There are at least 50 billion wild birds, six for every human, in tour planet.
According to a new study, Earth has about 50 billion birds, with House Sparrows topping the list at 1.6 billion.
Other 3 species, the European starlings, barn swallows and ring-billed gulls, also exceeding one billion birds.
In a study recently published in the journal Global Change Biology, the researchers show that not all birds are equally vulnerable to the effects of extreme weather resulting from climate change.
The researchers reported there are globally a total of 9,700 species:
“There are many rare species and comparatively few common species.”
Postdoctoral researcher Jeremy Cohen, said:
“Rarer species have more specialized habitat and food requirements. This is a general rule in ecology. More common species usually have more options. If habitat quality declines due to drought, a generalist can go somewhere else.”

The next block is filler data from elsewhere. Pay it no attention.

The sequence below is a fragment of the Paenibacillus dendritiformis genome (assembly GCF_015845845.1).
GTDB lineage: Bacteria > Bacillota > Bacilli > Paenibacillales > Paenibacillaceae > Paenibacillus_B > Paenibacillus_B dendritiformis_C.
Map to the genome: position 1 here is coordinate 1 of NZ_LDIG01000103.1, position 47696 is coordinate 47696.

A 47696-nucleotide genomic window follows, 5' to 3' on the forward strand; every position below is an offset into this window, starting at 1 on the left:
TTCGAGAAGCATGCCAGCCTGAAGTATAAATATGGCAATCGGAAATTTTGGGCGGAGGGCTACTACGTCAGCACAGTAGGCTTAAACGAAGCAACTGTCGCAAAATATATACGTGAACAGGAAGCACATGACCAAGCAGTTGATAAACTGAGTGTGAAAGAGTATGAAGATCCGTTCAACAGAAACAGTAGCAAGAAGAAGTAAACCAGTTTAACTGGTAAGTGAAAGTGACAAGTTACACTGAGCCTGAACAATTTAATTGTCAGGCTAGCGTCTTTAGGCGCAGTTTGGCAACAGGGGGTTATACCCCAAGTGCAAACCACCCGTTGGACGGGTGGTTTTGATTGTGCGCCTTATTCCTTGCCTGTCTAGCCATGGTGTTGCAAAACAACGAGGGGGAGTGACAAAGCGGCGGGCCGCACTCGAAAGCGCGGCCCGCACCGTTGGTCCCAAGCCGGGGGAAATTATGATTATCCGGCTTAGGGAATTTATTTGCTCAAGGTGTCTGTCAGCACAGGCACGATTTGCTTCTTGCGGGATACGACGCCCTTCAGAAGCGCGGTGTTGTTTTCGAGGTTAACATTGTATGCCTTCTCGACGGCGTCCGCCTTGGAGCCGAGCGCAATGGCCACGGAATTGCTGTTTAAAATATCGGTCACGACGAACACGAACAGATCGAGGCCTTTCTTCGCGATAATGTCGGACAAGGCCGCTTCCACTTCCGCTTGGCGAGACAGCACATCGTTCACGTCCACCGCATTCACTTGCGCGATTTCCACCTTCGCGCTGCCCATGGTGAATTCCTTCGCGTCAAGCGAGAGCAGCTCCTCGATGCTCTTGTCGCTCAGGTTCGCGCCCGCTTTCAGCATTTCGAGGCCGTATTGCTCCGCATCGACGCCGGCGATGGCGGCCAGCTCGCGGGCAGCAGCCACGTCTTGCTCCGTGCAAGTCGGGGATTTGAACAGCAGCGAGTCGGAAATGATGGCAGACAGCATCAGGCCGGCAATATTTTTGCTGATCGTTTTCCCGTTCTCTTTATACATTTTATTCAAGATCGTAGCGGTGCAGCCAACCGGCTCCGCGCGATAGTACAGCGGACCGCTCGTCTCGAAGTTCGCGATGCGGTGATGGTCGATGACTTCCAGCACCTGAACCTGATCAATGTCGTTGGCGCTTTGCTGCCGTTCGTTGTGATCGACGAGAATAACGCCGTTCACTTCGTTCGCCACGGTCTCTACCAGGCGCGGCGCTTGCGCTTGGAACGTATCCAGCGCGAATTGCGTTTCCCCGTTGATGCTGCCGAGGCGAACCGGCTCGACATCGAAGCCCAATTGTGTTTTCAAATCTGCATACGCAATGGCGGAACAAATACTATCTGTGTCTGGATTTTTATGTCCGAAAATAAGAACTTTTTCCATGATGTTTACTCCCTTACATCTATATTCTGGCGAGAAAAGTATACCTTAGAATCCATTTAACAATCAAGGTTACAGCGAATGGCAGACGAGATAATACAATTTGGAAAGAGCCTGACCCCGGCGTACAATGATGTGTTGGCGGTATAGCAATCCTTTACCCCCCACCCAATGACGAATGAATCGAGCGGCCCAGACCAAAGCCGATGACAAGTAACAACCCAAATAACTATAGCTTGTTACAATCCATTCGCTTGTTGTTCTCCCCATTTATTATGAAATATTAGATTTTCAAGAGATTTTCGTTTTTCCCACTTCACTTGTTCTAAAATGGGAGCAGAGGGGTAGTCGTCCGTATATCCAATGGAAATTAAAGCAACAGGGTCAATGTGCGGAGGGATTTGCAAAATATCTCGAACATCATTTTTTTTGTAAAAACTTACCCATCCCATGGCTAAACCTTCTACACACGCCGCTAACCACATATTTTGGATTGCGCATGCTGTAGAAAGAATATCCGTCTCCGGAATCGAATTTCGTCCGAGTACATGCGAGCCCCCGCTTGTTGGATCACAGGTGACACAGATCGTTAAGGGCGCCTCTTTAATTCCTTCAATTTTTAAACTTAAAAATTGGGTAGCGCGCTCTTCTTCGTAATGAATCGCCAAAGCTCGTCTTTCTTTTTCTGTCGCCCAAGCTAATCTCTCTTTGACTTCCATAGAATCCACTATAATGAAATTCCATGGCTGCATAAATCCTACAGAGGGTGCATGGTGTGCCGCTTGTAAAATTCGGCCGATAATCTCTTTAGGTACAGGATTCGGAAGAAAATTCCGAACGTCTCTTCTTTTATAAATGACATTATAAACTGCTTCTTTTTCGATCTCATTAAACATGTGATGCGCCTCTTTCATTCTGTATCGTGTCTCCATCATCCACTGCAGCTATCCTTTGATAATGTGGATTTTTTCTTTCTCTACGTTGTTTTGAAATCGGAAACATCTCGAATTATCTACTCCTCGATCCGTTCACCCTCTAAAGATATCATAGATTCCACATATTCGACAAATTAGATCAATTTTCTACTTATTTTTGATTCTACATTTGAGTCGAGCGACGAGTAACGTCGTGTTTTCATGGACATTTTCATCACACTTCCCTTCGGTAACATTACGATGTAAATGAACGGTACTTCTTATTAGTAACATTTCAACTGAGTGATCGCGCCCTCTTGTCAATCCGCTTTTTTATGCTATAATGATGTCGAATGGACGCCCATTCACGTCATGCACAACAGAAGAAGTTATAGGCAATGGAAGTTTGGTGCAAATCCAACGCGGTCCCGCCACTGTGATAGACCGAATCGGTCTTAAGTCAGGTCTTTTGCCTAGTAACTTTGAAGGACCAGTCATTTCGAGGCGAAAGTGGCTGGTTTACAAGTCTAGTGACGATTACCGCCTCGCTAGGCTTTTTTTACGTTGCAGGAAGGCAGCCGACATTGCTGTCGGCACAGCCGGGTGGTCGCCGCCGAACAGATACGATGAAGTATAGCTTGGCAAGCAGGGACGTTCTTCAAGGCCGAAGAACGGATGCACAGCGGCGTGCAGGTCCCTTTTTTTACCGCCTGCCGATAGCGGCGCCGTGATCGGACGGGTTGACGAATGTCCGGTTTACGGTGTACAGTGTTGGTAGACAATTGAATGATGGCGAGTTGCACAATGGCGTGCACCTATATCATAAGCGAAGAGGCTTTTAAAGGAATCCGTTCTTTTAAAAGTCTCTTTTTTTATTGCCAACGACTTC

Ben Zuckerberg, forest and wildlife ecology professor, explained:
“If birds are truly winged sentinels of climate change, the greater likelihood of drought, flooding and extreme temperature conditions like heat waves will have significant consequences. We need to think about how we help species adapt to climate extremes.”
Image: A flock of birds, most likely sanderlings, a type of sandpiper, create a murmuration along the coastline of Long Beach, Wash., Jan 13, 2020.